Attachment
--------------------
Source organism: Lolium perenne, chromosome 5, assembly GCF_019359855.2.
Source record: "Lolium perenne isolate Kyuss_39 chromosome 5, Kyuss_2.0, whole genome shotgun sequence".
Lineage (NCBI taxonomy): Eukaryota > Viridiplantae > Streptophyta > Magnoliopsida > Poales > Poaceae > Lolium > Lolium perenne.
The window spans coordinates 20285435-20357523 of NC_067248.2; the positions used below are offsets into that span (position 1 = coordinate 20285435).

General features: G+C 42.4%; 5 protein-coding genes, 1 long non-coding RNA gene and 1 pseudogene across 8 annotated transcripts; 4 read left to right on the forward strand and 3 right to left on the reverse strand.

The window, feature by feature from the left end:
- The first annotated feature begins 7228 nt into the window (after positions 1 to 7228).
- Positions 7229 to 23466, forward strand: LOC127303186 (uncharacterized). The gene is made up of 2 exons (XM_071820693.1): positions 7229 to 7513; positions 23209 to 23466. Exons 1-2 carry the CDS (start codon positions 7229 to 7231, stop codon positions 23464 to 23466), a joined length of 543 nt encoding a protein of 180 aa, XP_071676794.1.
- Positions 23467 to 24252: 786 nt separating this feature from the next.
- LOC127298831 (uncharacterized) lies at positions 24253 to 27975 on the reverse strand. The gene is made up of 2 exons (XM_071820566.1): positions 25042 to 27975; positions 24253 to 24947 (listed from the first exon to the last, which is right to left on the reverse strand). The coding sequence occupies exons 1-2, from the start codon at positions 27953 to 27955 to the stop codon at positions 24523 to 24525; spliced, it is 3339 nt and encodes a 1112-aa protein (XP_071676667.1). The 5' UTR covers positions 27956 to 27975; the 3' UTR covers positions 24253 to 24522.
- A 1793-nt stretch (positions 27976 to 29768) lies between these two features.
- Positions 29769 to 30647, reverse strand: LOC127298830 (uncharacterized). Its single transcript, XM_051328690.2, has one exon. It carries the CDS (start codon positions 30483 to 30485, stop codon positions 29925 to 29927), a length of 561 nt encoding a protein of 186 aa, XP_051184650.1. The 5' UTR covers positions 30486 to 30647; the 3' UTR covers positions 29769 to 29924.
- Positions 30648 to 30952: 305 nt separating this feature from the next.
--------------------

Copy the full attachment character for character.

Source organism: Lolium perenne, chromosome 5, assembly GCF_019359855.2.
Source record: "Lolium perenne isolate Kyuss_39 chromosome 5, Kyuss_2.0, whole genome shotgun sequence".
Lineage (NCBI taxonomy): Eukaryota > Viridiplantae > Streptophyta > Magnoliopsida > Poales > Poaceae > Lolium > Lolium perenne.
The window spans coordinates 20285435-20357523 of NC_067248.2; the positions used below are offsets into that span (position 1 = coordinate 20285435).

General features: G+C 42.4%; 5 protein-coding genes, 1 long non-coding RNA gene and 1 pseudogene across 8 annotated transcripts; 4 read left to right on the forward strand and 3 right to left on the reverse strand.

The window, feature by feature from the left end:
- The first annotated feature begins 7228 nt into the window (after positions 1 to 7228).
- Positions 7229 to 23466, forward strand: LOC127303186 (uncharacterized). The gene is made up of 2 exons (XM_071820693.1): positions 7229 to 7513; positions 23209 to 23466. Exons 1-2 carry the CDS (start codon positions 7229 to 7231, stop codon positions 23464 to 23466), a joined length of 543 nt encoding a protein of 180 aa, XP_071676794.1.
- Positions 23467 to 24252: 786 nt separating this feature from the next.
- LOC127298831 (uncharacterized) lies at positions 24253 to 27975 on the reverse strand. The gene is made up of 2 exons (XM_071820566.1): positions 25042 to 27975; positions 24253 to 24947 (listed from the first exon to the last, which is right to left on the reverse strand). The coding sequence occupies exons 1-2, from the start codon at positions 27953 to 27955 to the stop codon at positions 24523 to 24525; spliced, it is 3339 nt and encodes a 1112-aa protein (XP_071676667.1). The 5' UTR covers positions 27956 to 27975; the 3' UTR covers positions 24253 to 24522.
- A 1793-nt stretch (positions 27976 to 29768) lies between these two features.
- Positions 29769 to 30647, reverse strand: LOC127298830 (uncharacterized). Its single transcript, XM_051328690.2, has one exon. It carries the CDS (start codon positions 30483 to 30485, stop codon positions 29925 to 29927), a length of 561 nt encoding a protein of 186 aa, XP_051184650.1. The 5' UTR covers positions 30486 to 30647; the 3' UTR covers positions 29769 to 29924.
- Positions 30648 to 30952: 305 nt separating this feature from the next.